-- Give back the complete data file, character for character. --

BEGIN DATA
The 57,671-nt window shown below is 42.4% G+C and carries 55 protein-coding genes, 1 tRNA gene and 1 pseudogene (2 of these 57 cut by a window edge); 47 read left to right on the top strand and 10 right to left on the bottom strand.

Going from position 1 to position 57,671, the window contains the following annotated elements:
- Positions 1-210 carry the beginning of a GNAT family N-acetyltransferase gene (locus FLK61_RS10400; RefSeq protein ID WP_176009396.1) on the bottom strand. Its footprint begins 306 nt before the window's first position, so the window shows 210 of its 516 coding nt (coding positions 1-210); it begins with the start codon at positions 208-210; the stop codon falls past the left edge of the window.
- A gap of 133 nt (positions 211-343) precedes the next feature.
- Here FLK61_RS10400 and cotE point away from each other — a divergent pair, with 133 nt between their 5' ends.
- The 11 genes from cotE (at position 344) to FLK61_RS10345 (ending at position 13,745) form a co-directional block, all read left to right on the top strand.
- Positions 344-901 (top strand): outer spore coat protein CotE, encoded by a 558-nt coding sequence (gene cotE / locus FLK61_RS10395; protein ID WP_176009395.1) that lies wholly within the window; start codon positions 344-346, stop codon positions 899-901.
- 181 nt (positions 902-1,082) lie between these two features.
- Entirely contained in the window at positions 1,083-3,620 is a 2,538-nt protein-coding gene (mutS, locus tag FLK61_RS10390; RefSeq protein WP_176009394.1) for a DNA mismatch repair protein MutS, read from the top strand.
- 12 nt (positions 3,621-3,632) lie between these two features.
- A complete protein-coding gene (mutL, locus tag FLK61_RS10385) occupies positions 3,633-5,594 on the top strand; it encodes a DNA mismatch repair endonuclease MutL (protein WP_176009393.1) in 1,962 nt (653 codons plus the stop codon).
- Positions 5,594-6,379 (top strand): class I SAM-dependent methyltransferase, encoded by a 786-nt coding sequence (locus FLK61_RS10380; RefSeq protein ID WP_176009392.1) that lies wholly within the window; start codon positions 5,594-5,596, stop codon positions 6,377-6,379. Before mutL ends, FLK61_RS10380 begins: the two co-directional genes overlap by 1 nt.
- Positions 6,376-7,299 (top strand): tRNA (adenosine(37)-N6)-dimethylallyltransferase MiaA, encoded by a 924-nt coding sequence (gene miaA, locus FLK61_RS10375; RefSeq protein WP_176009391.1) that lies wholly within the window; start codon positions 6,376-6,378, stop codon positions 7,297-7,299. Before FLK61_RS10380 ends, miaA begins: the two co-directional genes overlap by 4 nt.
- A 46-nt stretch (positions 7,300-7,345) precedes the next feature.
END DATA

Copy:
The 57,671-nt window shown below is 42.4% G+C and carries 55 protein-coding genes, 1 tRNA gene and 1 pseudogene (2 of these 57 cut by a window edge); 47 read left to right on the top strand and 10 right to left on the bottom strand.

Going from position 1 to position 57,671, the window contains the following annotated elements:
- Positions 1-210 carry the beginning of a GNAT family N-acetyltransferase gene (locus FLK61_RS10400; RefSeq protein ID WP_176009396.1) on the bottom strand. Its footprint begins 306 nt before the window's first position, so the window shows 210 of its 516 coding nt (coding positions 1-210); it begins with the start codon at positions 208-210; the stop codon falls past the left edge of the window.
- A gap of 133 nt (positions 211-343) precedes the next feature.
- Here FLK61_RS10400 and cotE point away from each other — a divergent pair, with 133 nt between their 5' ends.
- The 11 genes from cotE (at position 344) to FLK61_RS10345 (ending at position 13,745) form a co-directional block, all read left to right on the top strand.
- Positions 344-901 (top strand): outer spore coat protein CotE, encoded by a 558-nt coding sequence (gene cotE / locus FLK61_RS10395; protein ID WP_176009395.1) that lies wholly within the window; start codon positions 344-346, stop codon positions 899-901.
- 181 nt (positions 902-1,082) lie between these two features.
- Entirely contained in the window at positions 1,083-3,620 is a 2,538-nt protein-coding gene (mutS, locus tag FLK61_RS10390; RefSeq protein WP_176009394.1) for a DNA mismatch repair protein MutS, read from the top strand.
- 12 nt (positions 3,621-3,632) lie between these two features.
- A complete protein-coding gene (mutL, locus tag FLK61_RS10385) occupies positions 3,633-5,594 on the top strand; it encodes a DNA mismatch repair endonuclease MutL (protein WP_176009393.1) in 1,962 nt (653 codons plus the stop codon).
- Positions 5,594-6,379 (top strand): class I SAM-dependent methyltransferase, encoded by a 786-nt coding sequence (locus FLK61_RS10380; RefSeq protein ID WP_176009392.1) that lies wholly within the window; start codon positions 5,594-5,596, stop codon positions 6,377-6,379. Before mutL ends, FLK61_RS10380 begins: the two co-directional genes overlap by 1 nt.
- Positions 6,376-7,299 (top strand): tRNA (adenosine(37)-N6)-dimethylallyltransferase MiaA, encoded by a 924-nt coding sequence (gene miaA, locus FLK61_RS10375; RefSeq protein WP_176009391.1) that lies wholly within the window; start codon positions 6,376-6,378, stop codon positions 7,297-7,299. Before FLK61_RS10380 ends, miaA begins: the two co-directional genes overlap by 4 nt.
- A 46-nt stretch (positions 7,300-7,345) precedes the next feature.